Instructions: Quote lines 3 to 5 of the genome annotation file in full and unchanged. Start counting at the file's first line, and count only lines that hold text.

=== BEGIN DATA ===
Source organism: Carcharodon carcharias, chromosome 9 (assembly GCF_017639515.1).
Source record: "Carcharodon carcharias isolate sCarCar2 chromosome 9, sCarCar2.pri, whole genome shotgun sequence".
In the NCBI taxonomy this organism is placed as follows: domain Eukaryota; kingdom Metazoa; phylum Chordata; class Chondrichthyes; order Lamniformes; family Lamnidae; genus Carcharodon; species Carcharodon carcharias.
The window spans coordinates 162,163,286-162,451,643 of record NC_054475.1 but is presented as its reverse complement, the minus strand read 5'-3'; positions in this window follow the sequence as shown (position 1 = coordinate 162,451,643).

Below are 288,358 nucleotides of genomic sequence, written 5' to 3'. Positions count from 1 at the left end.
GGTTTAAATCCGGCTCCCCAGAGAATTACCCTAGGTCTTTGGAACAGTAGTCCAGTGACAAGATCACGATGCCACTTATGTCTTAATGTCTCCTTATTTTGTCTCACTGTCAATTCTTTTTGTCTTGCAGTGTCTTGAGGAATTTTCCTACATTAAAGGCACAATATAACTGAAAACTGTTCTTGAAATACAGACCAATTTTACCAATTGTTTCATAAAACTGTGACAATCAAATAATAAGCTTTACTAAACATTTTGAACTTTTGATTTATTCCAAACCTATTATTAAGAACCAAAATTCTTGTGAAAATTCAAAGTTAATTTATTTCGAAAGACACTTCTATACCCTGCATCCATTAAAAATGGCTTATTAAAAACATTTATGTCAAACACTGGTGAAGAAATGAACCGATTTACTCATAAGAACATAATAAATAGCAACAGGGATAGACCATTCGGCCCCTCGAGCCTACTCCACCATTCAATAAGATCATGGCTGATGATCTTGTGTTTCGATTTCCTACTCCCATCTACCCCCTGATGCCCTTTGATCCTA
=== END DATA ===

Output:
In the NCBI taxonomy this organism is placed as follows: domain Eukaryota; kingdom Metazoa; phylum Chordata; class Chondrichthyes; order Lamniformes; family Lamnidae; genus Carcharodon; species Carcharodon carcharias.
The window spans coordinates 162,163,286-162,451,643 of record NC_054475.1 but is presented as its reverse complement, the minus strand read 5'-3'; positions in this window follow the sequence as shown (position 1 = coordinate 162,451,643).

Below are 288,358 nucleotides of genomic sequence, written 5' to 3'. Positions count from 1 at the left end.